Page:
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Topics On Multimedia Technology and Reverse Engineering


Designing a Codec For Parallelized Entropy Decoding

February 9th, 2010 by Multimedia Mike

When I was banging my head hard on FFmpeg’s VP3/Theora VLC decoder, I kept wondering if there’s a better way to do it. Libtheora shows us the way in that there obviously must be, since it can decode so much faster than FFmpeg.

In the course of brainstorming better VLC approaches, I wondered about the concept of parallelizing the decoding operation somehow. This sounds awfully crazy, I know, and naturally, it’s intractable to directly parallelize VLC decoding since you can’t know where item (n+1) begins in the bitstream until you have decoded item (n). I thought it might be plausible to make a pass through the bitstream decoding all of the tokens and ancillary information into fixed lenth arrays and then make a second pass in order to sort out the information in some kind of parallelized manner. Due to the somewhat context-adaptive nature of Theora’s VLCs, I don’t know if I can make a go of that.

Why can’t VLC decoding be done in parallel, either through SIMD or thread-level parallelization? I think the answer is clearly, “because the codecs weren’t designed for it”. Here’s the pitch: Create a codec bitstream format where the frame header contains indices pointing into the bitstream. For example, Sorenson Video 1 encodes the Y, U, and V planes in order and could be effectively decoded in parallel if only the frame header encoded offsets to the start of the U and V planes. Similarly, if a Theora frame header encoded offsets to certain coefficient groups in the header, that could facilitate multithreaded coefficient VLC decoding. Some other modifications would need to occur in the encoder, e.g., guaranteeing that no end-of-block runs cross coefficient group boundaries as they often do now.

Taking this a step farther, think about arithmetic/range coding. Decoding a bitstream encoded with such an algorithm notoriously requires a multiplication per value decoded. How about designing the bitstream in such a way that 2 or 4 multiplications can be done in parallel through any number of SIMD instruction sets?

Do these ideas have any plausibility? I have this weird feeling that if they do, they’re probably already patented. If they aren’t, well, maybe this post can serve as prior art.

Posted in Outlandish Brainstorms | 2 Comments »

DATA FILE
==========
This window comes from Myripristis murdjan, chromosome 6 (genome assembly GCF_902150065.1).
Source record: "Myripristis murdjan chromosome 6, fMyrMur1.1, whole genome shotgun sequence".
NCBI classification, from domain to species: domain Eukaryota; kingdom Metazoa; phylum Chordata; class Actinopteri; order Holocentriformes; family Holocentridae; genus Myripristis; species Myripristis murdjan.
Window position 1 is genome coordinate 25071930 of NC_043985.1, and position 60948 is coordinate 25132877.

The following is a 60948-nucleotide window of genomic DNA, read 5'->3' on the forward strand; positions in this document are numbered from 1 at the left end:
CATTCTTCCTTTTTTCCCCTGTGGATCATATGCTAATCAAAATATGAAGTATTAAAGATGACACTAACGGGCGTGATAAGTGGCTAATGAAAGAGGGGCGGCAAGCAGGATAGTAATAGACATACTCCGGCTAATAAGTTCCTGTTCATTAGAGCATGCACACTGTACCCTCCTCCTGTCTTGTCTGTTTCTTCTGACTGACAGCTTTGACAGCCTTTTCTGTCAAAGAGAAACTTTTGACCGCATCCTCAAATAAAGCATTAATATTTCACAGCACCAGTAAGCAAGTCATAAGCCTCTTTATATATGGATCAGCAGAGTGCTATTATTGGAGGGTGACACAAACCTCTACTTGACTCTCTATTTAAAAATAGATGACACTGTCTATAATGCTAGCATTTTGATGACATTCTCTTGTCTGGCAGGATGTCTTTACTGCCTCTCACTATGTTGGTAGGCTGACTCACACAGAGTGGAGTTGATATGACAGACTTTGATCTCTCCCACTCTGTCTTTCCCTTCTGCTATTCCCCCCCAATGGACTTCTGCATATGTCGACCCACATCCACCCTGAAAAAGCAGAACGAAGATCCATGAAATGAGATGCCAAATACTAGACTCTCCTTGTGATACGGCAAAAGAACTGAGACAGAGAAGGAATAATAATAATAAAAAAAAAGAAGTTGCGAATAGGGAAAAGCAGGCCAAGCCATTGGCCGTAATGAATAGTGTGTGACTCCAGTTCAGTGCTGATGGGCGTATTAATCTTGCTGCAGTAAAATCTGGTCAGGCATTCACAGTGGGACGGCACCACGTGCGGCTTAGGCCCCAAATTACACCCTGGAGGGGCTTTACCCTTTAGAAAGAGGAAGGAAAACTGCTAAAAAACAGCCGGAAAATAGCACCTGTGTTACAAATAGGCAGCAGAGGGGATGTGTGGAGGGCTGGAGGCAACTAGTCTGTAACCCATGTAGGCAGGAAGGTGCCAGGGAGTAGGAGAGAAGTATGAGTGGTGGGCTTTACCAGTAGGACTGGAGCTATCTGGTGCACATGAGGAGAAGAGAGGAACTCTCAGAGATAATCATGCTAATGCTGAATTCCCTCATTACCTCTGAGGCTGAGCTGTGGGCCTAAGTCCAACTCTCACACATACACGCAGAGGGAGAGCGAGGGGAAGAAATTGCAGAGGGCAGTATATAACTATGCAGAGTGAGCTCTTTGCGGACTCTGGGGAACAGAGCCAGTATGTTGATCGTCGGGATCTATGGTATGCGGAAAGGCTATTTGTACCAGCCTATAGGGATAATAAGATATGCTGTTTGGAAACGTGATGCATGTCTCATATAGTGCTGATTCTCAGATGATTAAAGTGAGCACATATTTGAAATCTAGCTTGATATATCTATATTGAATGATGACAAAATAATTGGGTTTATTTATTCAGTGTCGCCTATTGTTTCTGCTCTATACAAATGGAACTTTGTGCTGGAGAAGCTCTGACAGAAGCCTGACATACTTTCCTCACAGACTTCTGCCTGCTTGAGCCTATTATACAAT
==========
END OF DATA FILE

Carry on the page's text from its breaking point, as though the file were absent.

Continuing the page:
2 Responses

  1. dconrad Says:

    The two-pass decoding of VLCs into a linear array and later sorting out the information is basically the optimization I’ve been talking about :) But it actually hurts parallelism since unless the sorting of tokens into coefficients is done immediately before IDCT, there isn’t really any advantage over the current scheme. So IDCT has to be strictly in hilbert order.

    As for storing offsets, several codecs already do that more or less. Dirac does almost exactly what you describe: for each arith coded segment it prefixes it with the length, and each segment could be decoded in parallel. MPEG codecs have slices that can (except for deblocking with h.264 slices) be decoded entirely in parallel.

    The main drawback is that parallelism in entropy coding always hurts compression efficiency, and unless you need low latency, parallelism at the frame level scales better.

  2. Pengvado Says:

    Arithdecoding 8 decisions at once with simd is easy. The hard parts are (a) getting 8 bitstreams into one vector register, and (b) arranging the codec such that those decisions are mutually independent.

    (a) is scatter/gather. Lacking hardware support for that, I suppose you could do the bitstream reading in scalar: somewhat less than 1 of those 8 bitstream readers on average needs to be updated per vector of decisions, but there’s overhead in finding out which ones.

    (b) if those are what would be consecutive decisions in a conventional arithcoder, then you’ve ruled out variable-length binarization, and context modeling on the previous bits in the same token. If they’re different types of tokens in the same macroblock, then you will get some parallelization on average, but it’d be quite variable. And if they’re in completely different calling contexts, then you have a custom implementation of cooperative multithreading, plus cache thrashing as you switch between 8 macroblocks after decoding each bit.

    One situation where (b) *is* possible, with merely a reorganization of bitstreams and cluttering of code but no change in which conditional probabilities are being exploited: h264’s 4×4 DCT residual coder puts each NNZ flag and each EOB flag in a separate bin, and the pattern of which decisions you’re going to need to parse is pretty simply planned, so you could do several of them at once. Of course, those EOBs are there to tell which decisions not to parse, but you can retroactively mask off some of the updates after finding out where you should have stopped. (Sign flags too, except that those shouldn’t have been sent through the arithcoder in the first place, since they’re not actually being compressed. h264 8×8 DCT shares some bins across multiple decisions, but you could change that without compromising compression.) One you’ve got the NNZs, DCT coefficient magnitude coding is still very sequential within a block, but you could transpose the problem and decode the magnitudes from multiple DCT blocks in the same MB at once… which loses context updating but keeps conditionalization. Then you can compensate for the decoder’s reduced context updating by encoding in 2 passes, whereby you pick an optimal set of initial context values for each GOP.
    You can see it gets complicated, but it’s not a crazy idea.